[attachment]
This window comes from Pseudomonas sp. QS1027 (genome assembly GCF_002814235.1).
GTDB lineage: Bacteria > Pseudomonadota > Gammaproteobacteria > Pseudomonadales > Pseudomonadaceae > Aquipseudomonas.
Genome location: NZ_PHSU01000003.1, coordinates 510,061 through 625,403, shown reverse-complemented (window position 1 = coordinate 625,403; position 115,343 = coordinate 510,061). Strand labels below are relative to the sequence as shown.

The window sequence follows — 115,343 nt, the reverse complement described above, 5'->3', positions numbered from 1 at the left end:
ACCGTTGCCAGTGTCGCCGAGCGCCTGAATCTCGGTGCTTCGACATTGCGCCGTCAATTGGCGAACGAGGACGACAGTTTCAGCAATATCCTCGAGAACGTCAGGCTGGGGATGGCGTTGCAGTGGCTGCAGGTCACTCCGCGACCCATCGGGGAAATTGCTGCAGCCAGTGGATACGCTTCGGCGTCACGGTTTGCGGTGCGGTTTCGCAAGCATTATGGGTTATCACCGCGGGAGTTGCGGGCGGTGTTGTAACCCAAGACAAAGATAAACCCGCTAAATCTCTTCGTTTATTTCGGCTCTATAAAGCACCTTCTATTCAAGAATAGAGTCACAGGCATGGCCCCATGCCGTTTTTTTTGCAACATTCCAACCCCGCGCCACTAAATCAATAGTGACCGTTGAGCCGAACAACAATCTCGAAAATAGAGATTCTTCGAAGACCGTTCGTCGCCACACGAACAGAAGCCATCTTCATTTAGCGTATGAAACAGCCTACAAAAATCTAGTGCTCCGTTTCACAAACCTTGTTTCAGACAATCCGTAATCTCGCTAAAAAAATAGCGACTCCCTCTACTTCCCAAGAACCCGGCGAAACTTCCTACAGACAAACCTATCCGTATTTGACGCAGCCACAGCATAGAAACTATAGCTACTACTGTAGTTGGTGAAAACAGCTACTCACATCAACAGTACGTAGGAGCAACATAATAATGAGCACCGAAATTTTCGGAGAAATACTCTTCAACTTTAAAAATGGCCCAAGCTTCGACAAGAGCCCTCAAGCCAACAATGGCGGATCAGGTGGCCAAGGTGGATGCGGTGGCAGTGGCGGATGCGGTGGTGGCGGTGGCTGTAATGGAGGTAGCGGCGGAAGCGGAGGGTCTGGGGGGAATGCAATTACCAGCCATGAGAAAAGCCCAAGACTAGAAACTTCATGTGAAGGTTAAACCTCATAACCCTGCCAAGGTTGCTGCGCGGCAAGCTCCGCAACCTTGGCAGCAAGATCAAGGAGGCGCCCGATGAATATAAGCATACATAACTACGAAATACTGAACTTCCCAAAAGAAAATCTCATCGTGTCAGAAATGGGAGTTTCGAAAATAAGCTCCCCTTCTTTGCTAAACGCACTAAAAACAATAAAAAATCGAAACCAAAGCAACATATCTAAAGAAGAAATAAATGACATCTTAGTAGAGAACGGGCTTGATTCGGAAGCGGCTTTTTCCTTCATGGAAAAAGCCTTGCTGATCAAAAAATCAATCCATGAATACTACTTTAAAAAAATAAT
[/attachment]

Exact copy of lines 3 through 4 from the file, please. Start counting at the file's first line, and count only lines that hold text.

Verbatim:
Genome location: NZ_PHSU01000003.1, coordinates 510,061 through 625,403, shown reverse-complemented (window position 1 = coordinate 625,403; position 115,343 = coordinate 510,061). Strand labels below are relative to the sequence as shown.

The window sequence follows — 115,343 nt, the reverse complement described above, 5'->3', positions numbered from 1 at the left end: